Definition from Wiktionary, the free dictionary
Jump to navigation Jump to search
See also: Dolphin


English Wikipedia has an article on:
A bottlenose dolphin (Tursiops truncatus)
The dolphin as usually depicted in heraldry


Etymology 1[edit]

From Middle English dolfin, from Old French daulphin, dalphin, daufin, from Latin delphīnus, from Ancient Greek δελφίς (delphís), from δελφύς (delphús, womb). Compare Swedish delfin. Doublet of dauphin. Displaced native mereswine (dolphin or porpoise), from Old English mereswīn (literally sea pig).


dolphin (plural dolphins)

  1. A carnivorous aquatic mammal in one of several families of order Cetacea, famed for its intelligence and occasional willingness to approach humans.
    Synonyms: mereswine, sea goose, sea pig
  2. A fish, the mahi-mahi or dorado, Coryphaena hippurus, with a dorsal fin that runs the length of the body, also known for iridescent coloration.
  3. (heraldry) A depiction of a fish, with a broad indented fin, usually embowed.
  4. The dauphin, eldest son of the kings of France.
  5. (historical) A mass of iron or lead hung from the yardarm, in readiness to be dropped through the deck and the hull of an enemy's vessel to sink it.
  6. (nautical) A kind of wreath or strap of plaited cordage.
  7. (nautical) A spar or buoy held by an anchor and furnished with a ring to which ships may fasten their cables[1].
  8. A mooring post on a wharf or beach.
  9. A permanent fender around a heavy boat just below the gunwale.
    (Can we find and add a quotation of Ham. Nav. Encyc to this entry?)
  10. (military, obsolete) One of the handles above the trunnions by which a gun was lifted.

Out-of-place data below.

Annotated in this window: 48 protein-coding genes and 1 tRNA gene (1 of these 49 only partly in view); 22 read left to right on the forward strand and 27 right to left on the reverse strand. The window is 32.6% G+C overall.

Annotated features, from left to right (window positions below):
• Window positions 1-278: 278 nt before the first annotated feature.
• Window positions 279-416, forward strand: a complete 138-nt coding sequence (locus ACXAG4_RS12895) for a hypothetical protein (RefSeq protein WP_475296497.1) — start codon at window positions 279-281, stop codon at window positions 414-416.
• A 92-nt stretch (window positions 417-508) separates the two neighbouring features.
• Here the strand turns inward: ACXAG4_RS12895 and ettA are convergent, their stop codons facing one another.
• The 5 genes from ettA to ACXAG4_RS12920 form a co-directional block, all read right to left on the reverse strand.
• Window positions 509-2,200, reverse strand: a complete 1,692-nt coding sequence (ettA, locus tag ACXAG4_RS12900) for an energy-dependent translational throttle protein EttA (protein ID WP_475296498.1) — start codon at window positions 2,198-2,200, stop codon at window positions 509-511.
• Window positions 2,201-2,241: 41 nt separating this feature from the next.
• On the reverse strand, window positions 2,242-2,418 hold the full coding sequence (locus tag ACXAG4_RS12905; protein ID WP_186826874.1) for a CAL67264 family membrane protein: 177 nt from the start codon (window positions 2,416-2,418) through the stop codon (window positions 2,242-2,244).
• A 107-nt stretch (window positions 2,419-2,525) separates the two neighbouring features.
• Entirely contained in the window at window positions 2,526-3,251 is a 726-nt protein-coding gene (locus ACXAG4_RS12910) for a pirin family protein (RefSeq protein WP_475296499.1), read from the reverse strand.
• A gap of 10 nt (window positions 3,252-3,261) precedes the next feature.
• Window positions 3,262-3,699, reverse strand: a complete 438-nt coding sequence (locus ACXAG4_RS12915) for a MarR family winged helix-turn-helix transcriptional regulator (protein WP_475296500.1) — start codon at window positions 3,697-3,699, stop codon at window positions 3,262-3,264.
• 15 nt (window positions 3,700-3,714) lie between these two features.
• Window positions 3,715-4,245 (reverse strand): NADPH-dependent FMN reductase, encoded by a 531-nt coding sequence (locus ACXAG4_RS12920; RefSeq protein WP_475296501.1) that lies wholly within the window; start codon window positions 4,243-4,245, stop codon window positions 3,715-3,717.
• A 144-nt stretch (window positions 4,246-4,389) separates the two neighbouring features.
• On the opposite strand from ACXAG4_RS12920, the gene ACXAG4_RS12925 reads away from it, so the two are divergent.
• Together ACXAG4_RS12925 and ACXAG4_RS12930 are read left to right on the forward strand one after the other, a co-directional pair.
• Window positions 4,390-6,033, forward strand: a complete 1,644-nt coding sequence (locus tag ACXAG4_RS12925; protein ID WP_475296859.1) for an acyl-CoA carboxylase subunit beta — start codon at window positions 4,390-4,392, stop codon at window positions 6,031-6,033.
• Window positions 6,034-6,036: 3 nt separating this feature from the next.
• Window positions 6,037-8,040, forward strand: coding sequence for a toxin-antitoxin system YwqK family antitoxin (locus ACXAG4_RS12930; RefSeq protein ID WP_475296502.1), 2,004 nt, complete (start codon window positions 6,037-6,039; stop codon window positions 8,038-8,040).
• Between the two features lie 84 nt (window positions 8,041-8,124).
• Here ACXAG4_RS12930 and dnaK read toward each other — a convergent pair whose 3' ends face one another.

Part or all of this entry has been imported from the 1913 edition of Webster’s Dictionary, which is now free of copyright and hence in the public domain. The imported definitions may be significantly out of date, and any more recent senses may be completely missing.
(See the entry for dolphin in
Webster’s Revised Unabridged Dictionary, G. & C. Merriam, 1913.)

Derived terms[edit]


See also[edit]

Etymology 2[edit]

English Wikipedia has an article on:
Dolphin structures in Germany.

Ultimately from 3rd Duke of Alba (duc-d'Albe in French), who was the first to build this type of structure in the Spanish Netherlands in the 16th century. Possibly from Dutch dukdalf, or the plural dukdalven, through elision of the initial duk-.


dolphin (plural dolphins)

  1. (nautical) A man-made semi submerged maritime structure, usually installed to provide a fixed structure for temporary mooring, to prevent ships from drifting to shallow water or to serve as base for navigational aids.



  1. ^ 1841, Richard Henry Dana Jr., The Seaman's Friend